Wallpapers: If Paradise is half as nice.
While searching for an alternative for the classic cardigan, I came across the kimono. A simple shape, but with creative patterns, that immediately give each outfit something extraordinary – so, no wonder that we here in the West are borrowing the Japanese classic kimono and are also changing something at the same time. Because the original kimono (Japanese for “piece of clothing”) is a traditionally made caftan-like piece of clothing with a T-shape, straight collar, ankle-length and wide sleeves. I found my two favorite ones at Zara. Due to their variety of colors, they can easily be combined with plain-colored basics.
Is your furnishing rather classical? Then individual strips of wallpaper with creative patterns could also bring you the kimono feeling to your apartment. Thereby, the motto is also back-to-nature: this season, different manufacturers will make your walls bloom. With palm tree patterns and exotic plants, you will bring the jungle into your living room with the new jungle trend.
I placed my kimono moment behind our classic sofa: An extraordinary flowering of exotic blooms treated in the unique Lacroix style with candy stripe overlays. In the most beautiful colour combinations and printed onto heavyweight non-woven grounds for easy hanging. Name – Malmaison relates to the Chateau Malmaison, bought by Josephine de Beauharnais, Napoleon Bonapartes wife during the Directoire era. Three strips, which were quickly put up and can be seasonally changed just as quickly, were sufficient for this.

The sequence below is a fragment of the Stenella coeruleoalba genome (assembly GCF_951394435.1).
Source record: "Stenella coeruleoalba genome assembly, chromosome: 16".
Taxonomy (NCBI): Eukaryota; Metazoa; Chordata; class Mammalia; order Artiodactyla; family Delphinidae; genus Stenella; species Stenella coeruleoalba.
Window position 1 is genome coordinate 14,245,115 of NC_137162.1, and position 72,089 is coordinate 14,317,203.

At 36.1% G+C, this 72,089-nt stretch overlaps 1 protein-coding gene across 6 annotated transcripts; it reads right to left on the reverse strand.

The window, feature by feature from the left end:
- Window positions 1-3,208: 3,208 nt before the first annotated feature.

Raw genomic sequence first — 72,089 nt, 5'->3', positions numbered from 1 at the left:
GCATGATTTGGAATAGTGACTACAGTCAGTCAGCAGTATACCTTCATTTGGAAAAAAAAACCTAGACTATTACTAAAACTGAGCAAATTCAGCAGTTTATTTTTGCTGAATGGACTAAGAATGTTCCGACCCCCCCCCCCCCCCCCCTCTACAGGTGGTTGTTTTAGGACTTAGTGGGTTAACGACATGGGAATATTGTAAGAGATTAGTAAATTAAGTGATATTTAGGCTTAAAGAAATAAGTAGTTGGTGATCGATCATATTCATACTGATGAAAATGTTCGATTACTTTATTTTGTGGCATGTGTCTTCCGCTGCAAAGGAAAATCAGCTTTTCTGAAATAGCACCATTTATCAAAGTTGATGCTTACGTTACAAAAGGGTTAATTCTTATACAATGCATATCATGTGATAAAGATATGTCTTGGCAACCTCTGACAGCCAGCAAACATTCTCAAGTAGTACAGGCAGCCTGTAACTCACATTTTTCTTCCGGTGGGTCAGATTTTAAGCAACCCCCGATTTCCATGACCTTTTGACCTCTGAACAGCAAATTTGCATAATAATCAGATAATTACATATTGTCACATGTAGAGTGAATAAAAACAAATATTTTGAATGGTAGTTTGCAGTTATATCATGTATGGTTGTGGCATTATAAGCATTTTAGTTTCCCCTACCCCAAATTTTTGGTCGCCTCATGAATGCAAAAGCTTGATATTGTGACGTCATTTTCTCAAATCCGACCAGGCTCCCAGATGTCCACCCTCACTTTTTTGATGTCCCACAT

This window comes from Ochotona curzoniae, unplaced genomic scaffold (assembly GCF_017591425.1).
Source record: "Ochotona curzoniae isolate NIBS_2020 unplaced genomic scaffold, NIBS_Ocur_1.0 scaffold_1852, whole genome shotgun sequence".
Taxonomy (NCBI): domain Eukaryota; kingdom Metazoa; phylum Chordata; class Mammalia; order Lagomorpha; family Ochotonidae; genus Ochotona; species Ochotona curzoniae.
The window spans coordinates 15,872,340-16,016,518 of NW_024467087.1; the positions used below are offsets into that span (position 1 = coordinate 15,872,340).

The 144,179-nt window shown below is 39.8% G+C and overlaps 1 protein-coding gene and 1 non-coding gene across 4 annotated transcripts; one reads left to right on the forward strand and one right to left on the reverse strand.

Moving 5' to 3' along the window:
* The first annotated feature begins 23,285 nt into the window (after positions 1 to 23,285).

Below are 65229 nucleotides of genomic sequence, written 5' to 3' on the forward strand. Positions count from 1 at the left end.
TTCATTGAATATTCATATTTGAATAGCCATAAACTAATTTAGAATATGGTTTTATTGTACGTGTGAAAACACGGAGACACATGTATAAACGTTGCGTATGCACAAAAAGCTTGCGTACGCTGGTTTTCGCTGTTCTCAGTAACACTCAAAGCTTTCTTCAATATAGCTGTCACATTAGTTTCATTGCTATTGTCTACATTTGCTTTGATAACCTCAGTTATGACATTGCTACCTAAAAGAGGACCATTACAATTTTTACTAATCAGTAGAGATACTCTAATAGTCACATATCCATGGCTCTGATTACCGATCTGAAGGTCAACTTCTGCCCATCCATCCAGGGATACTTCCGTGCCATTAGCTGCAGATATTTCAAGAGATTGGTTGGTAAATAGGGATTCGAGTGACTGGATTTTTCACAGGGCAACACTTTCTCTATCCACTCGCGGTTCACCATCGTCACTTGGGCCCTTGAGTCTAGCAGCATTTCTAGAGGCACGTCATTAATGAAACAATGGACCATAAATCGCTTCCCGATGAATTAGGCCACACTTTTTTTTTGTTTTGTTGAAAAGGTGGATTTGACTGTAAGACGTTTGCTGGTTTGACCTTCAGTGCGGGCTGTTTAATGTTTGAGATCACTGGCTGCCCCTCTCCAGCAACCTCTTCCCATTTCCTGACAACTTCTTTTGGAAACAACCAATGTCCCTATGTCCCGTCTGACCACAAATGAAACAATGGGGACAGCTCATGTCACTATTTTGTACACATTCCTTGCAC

My personal favorites also include:
Virtually all the designs take inspiration from a breathtaking aesthetic of the African continent: designs coming from the mud cloths, handmade Malian cotton fabrics traditionally dyed with fermented mud; purely South African motifs that inspired the intricate Suajili design, and reminiscent of unique Kuba textiles from the Congo – Namibia and Kenia designs.
Inspired by an Indian garden with its flowers, shrubs and fountains, this new design by Pierre Marie shows a refined interplay, in which the abundance of plants and flowers symbolize serenity and well-being.
A fantastical imagining of a climbing branch of broad veined leaves and colourful blooms populated with exotic birds.